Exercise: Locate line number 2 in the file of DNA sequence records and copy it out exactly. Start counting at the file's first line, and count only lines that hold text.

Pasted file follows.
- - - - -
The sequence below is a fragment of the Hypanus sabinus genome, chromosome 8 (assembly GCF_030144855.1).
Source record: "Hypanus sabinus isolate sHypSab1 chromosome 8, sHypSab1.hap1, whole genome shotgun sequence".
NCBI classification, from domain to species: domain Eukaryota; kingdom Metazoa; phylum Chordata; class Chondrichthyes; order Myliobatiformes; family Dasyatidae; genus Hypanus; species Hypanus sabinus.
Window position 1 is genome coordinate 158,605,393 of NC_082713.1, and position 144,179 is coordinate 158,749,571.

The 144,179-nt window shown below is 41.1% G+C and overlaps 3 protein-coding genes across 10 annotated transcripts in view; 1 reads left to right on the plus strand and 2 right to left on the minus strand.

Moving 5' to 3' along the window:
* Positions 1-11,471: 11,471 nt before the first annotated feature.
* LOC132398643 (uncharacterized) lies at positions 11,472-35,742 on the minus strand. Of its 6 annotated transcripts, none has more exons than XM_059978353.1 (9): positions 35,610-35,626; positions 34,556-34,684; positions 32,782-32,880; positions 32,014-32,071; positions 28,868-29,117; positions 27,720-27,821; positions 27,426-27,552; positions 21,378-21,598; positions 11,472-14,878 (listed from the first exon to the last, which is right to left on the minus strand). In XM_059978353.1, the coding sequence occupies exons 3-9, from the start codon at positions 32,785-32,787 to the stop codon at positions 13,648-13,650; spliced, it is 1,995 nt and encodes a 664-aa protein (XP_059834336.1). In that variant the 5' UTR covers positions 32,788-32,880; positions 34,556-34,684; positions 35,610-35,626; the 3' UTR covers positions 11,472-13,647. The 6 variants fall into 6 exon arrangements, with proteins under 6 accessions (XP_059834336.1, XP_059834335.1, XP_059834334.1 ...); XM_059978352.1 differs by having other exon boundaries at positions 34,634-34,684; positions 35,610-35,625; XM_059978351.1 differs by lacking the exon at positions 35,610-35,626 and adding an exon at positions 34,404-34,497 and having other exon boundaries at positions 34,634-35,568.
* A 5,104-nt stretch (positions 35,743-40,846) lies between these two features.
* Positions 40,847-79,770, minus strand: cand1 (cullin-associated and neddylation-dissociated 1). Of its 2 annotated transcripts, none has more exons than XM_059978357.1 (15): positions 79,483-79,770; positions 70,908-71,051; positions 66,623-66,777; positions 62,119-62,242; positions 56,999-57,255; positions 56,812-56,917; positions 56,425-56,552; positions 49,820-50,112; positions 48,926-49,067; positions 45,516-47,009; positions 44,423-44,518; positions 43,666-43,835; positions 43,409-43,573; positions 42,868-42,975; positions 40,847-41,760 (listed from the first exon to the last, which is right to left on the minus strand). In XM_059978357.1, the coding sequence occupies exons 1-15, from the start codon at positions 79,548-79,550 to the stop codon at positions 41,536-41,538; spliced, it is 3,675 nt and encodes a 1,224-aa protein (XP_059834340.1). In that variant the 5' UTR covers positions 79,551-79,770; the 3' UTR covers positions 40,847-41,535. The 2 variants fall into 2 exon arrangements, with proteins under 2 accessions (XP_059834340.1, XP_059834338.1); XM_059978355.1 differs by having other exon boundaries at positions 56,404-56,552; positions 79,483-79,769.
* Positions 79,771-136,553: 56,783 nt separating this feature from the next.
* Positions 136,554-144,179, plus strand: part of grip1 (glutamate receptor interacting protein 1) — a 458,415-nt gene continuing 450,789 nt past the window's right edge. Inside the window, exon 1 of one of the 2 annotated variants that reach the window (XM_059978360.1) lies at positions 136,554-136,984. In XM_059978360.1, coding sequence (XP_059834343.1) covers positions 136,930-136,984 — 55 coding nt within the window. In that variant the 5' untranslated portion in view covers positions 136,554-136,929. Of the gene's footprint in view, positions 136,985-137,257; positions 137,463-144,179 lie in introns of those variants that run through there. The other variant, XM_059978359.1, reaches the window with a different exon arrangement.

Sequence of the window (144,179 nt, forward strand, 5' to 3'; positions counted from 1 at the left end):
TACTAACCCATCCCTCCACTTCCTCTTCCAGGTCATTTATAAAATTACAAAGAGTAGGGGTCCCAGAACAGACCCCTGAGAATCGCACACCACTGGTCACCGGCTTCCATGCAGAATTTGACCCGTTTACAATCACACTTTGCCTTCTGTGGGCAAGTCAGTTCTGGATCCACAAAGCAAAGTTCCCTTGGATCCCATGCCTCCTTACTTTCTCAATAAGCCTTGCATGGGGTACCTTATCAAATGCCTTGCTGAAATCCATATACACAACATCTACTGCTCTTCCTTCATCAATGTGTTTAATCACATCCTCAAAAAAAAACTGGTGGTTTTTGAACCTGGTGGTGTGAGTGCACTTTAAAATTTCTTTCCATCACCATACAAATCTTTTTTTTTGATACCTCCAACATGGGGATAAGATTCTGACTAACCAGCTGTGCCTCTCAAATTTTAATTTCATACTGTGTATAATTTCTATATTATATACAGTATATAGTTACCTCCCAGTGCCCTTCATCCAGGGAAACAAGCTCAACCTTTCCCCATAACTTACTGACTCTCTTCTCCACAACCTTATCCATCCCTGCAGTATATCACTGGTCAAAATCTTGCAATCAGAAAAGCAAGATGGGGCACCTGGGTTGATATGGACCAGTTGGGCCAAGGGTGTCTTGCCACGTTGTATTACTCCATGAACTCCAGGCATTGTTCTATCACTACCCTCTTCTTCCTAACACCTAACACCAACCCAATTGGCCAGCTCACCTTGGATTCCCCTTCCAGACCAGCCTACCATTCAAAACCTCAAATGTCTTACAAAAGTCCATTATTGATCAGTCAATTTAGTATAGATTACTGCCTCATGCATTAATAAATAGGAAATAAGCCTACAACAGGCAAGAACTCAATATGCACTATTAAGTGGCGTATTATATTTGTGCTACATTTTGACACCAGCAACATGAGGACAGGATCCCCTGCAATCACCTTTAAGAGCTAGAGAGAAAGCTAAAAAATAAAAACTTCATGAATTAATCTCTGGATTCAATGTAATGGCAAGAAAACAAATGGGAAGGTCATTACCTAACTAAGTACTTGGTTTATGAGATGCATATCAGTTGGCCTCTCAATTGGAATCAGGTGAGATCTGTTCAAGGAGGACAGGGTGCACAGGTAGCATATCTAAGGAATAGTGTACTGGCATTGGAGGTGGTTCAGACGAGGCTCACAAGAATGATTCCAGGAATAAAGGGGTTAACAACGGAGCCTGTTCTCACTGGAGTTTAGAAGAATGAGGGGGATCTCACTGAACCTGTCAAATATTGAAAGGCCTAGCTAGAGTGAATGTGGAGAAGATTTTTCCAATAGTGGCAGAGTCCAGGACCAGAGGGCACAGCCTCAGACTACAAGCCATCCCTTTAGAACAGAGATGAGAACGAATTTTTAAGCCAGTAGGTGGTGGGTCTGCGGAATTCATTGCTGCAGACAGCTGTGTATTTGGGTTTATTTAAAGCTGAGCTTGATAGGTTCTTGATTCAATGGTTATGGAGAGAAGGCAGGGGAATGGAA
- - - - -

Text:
Source record: "Hypanus sabinus isolate sHypSab1 chromosome 8, sHypSab1.hap1, whole genome shotgun sequence".